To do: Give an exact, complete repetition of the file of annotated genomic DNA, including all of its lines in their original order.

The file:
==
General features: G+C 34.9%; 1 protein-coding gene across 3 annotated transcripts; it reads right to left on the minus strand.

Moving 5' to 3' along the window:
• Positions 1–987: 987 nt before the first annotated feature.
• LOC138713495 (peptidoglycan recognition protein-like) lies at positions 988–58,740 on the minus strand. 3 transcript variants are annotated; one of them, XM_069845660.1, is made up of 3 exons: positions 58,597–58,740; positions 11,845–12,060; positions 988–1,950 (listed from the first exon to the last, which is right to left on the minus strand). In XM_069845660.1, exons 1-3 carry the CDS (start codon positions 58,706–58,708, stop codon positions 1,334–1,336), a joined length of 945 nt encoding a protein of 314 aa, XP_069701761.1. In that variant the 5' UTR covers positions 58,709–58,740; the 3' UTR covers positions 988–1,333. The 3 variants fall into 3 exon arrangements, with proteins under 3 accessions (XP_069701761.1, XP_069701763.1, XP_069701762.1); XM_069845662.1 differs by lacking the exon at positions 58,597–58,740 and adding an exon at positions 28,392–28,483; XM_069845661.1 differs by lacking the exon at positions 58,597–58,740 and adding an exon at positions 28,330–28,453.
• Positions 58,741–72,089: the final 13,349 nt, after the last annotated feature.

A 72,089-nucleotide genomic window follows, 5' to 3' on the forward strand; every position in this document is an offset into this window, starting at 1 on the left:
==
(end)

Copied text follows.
General features: G+C 34.9%; 1 protein-coding gene across 3 annotated transcripts; it reads right to left on the minus strand.

Moving 5' to 3' along the window:
• Positions 1–987: 987 nt before the first annotated feature.
• LOC138713495 (peptidoglycan recognition protein-like) lies at positions 988–58,740 on the minus strand. 3 transcript variants are annotated; one of them, XM_069845660.1, is made up of 3 exons: positions 58,597–58,740; positions 11,845–12,060; positions 988–1,950 (listed from the first exon to the last, which is right to left on the minus strand). In XM_069845660.1, exons 1-3 carry the CDS (start codon positions 58,706–58,708, stop codon positions 1,334–1,336), a joined length of 945 nt encoding a protein of 314 aa, XP_069701761.1. In that variant the 5' UTR covers positions 58,709–58,740; the 3' UTR covers positions 988–1,333. The 3 variants fall into 3 exon arrangements, with proteins under 3 accessions (XP_069701761.1, XP_069701763.1, XP_069701762.1); XM_069845662.1 differs by lacking the exon at positions 58,597–58,740 and adding an exon at positions 28,392–28,483; XM_069845661.1 differs by lacking the exon at positions 58,597–58,740 and adding an exon at positions 28,330–28,453.
• Positions 58,741–72,089: the final 13,349 nt, after the last annotated feature.

A 72,089-nucleotide genomic window follows, 5' to 3' on the forward strand; every position in this document is an offset into this window, starting at 1 on the left: